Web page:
Yale created a process that linked financial and clinical data, giving physicians access to information they didn’t have before.

The Yale New Haven Health System said it saved $125 million, and all they needed to do was engage physicians in cost control.

Yale created a process that linked financial and clinical data, giving physicians access to information they didn’t have before without looking at a complete chart review, said Strata CEO Dan Michelson at the Healthcare Financial Management Association 2015 National Institute in Orlando Wednesday.

Physicians control about 80 percent of the spending in healthcare but don’t know the cost because they have no access to accurate data, he said. A recent survey found only 20 percent of doctors could estimate the cost for common orthopedic devices, he said. However, more than 80 percent of physicians consider cost as a key criteria in the selection of a medical device, Michelson said.

When given this information, costs come down, he said.

There’s an absence of cost information in healthcare systems the size of Fortune 500 companies, and that’s astounding, he said.

With average hospital margins of 2.2 percent due to declining and changing reimbursements, hospitals are citing cost reduction as the number one priority, said Michelson, citing a HIMSS survey.

And while 88 percent of providers are trying to cut $50 million to $400 million through cost savings programs, only 17 percent are hitting their targets. That’s because savings are hard to quantify, Michelson said.

For Yale, goal was to reduce the health system’s cost per case by about 20 percent, relying on quality metrics coupled with a sophisticated  cost-accounting system, and partnering with clinical leaders. The system focused on labor, non-labor, human resources and clinical redesign.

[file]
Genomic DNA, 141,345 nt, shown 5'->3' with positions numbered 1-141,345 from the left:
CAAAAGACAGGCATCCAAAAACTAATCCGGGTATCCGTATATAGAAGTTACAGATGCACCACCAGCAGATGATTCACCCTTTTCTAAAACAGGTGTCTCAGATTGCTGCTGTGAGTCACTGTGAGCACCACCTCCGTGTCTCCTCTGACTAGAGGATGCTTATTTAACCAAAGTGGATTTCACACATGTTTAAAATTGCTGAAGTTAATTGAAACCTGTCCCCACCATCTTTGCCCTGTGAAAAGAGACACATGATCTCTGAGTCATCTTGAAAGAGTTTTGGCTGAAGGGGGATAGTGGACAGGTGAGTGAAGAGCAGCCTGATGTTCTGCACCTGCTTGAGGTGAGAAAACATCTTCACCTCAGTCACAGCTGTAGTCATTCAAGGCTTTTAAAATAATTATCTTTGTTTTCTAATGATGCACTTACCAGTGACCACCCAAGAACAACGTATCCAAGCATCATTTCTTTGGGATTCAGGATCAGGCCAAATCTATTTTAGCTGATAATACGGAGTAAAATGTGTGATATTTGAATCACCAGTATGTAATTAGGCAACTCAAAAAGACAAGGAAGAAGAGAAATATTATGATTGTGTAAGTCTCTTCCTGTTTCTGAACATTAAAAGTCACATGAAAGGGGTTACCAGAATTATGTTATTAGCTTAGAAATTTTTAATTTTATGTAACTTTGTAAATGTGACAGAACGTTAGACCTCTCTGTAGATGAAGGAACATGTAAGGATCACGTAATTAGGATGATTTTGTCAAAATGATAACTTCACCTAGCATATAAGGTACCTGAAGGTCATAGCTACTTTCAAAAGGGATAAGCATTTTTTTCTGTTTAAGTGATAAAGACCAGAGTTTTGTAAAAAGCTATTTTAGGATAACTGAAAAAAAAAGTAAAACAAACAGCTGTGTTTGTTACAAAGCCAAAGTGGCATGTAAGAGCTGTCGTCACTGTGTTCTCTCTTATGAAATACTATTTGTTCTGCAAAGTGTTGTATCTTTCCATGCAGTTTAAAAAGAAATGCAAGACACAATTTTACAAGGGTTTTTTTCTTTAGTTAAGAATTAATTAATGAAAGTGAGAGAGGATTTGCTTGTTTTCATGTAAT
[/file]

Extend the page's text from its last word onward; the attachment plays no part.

They realized $125 million in savings without layoffs.

Clinical redesign is targeted to save $60.8 million annually.

The $3.3 billion organization saved $1.9 million by cutting lengths of stay by 25 percent for patients with sickle cell disease. They gave recently discharged patients around-the-clock phone access to a physician and two mid-level providers with expertise in sickle cell conditions.

Cardiac clinical redesign teams also improved the appropriate use of bivalirudin, a drug that reduces the risk of bleeding after surgery for high-risk patients. It’s also often given to low-risk patients. Yale New Haven increased overall appropriate use of bivalirudin by close to 30 percent, contributing to a reduction in direct cost per case, according to Steve Allegretto, vice president of analytic strategy and financial planning for Yale New Haven Health System.

The team focused on reducing clinical variation in three main areas: blood utilization management; palliative care; and care in and outside of the intensive care unit.

They focused on QVIs, or potentially preventable complications that on average, cost three to four times as much as a case without a QVI. They centered on improving care related to abdominal surgery, hip fractures, emergency department admissions and more. They looked at reducing ventilator associated pneumonia through new protocols, and are now looking at joint replacement, Allegretto said.

June 26, 2015
Written by Susan Morse